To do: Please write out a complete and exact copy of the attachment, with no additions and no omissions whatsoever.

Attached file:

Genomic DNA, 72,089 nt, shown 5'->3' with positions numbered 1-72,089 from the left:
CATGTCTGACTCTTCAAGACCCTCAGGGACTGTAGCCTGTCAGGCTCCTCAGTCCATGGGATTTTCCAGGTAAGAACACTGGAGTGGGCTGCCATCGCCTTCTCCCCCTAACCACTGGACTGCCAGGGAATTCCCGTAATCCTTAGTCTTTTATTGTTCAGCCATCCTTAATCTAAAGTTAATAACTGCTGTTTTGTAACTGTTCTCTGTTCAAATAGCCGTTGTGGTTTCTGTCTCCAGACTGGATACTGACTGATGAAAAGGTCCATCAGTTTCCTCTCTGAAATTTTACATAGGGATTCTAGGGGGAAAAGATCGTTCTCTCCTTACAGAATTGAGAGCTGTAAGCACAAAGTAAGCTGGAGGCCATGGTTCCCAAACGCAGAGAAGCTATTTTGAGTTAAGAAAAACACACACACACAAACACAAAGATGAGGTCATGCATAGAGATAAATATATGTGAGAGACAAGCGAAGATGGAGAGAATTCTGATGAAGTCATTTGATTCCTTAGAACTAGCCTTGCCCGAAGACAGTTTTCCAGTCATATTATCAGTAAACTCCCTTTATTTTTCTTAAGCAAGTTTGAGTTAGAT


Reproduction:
Genomic DNA, 72,089 nt, shown 5'->3' with positions numbered 1-72,089 from the left:
CATGTCTGACTCTTCAAGACCCTCAGGGACTGTAGCCTGTCAGGCTCCTCAGTCCATGGGATTTTCCAGGTAAGAACACTGGAGTGGGCTGCCATCGCCTTCTCCCCCTAACCACTGGACTGCCAGGGAATTCCCGTAATCCTTAGTCTTTTATTGTTCAGCCATCCTTAATCTAAAGTTAATAACTGCTGTTTTGTAACTGTTCTCTGTTCAAATAGCCGTTGTGGTTTCTGTCTCCAGACTGGATACTGACTGATGAAAAGGTCCATCAGTTTCCTCTCTGAAATTTTACATAGGGATTCTAGGGGGAAAAGATCGTTCTCTCCTTACAGAATTGAGAGCTGTAAGCACAAAGTAAGCTGGAGGCCATGGTTCCCAAACGCAGAGAAGCTATTTTGAGTTAAGAAAAACACACACACACAAACACAAAGATGAGGTCATGCATAGAGATAAATATATGTGAGAGACAAGCGAAGATGGAGAGAATTCTGATGAAGTCATTTGATTCCTTAGAACTAGCCTTGCCCGAAGACAGTTTTCCAGTCATATTATCAGTAAACTCCCTTTATTTTTCTTAAGCAAGTTTGAGTTAGAT